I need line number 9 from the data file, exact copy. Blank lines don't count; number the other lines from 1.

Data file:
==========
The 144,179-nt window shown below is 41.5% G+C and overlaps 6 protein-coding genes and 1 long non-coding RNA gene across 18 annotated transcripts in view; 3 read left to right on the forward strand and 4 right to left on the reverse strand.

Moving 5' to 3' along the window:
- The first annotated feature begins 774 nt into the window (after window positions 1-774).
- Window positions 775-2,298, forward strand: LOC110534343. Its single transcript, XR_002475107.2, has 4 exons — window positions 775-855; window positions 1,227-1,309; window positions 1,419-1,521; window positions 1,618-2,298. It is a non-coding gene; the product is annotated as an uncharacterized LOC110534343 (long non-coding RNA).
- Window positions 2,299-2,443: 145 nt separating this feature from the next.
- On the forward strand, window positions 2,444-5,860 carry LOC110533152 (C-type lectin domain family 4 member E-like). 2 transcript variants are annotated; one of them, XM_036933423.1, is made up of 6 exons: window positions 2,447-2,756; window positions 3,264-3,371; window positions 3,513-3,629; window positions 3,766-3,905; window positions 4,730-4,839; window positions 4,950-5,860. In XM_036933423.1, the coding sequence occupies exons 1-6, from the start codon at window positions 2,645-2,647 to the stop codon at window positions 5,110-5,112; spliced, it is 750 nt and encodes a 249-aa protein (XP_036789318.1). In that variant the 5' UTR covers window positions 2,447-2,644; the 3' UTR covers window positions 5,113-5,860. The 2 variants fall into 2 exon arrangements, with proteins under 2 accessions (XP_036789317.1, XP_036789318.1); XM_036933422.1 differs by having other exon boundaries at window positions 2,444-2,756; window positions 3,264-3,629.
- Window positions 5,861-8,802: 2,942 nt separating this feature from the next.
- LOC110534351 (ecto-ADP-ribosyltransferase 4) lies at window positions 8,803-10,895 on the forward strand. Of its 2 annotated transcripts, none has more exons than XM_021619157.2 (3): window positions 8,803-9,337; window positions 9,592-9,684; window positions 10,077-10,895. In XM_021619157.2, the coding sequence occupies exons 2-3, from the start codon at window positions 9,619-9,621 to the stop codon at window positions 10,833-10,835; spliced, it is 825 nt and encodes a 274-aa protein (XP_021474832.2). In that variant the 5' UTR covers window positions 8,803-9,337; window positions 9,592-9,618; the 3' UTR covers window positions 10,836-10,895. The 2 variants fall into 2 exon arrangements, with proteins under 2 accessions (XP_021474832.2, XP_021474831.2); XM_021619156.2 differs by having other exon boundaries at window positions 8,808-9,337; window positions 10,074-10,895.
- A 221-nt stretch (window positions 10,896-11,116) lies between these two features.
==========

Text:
- A 221-nt stretch (window positions 10,896-11,116) lies between these two features.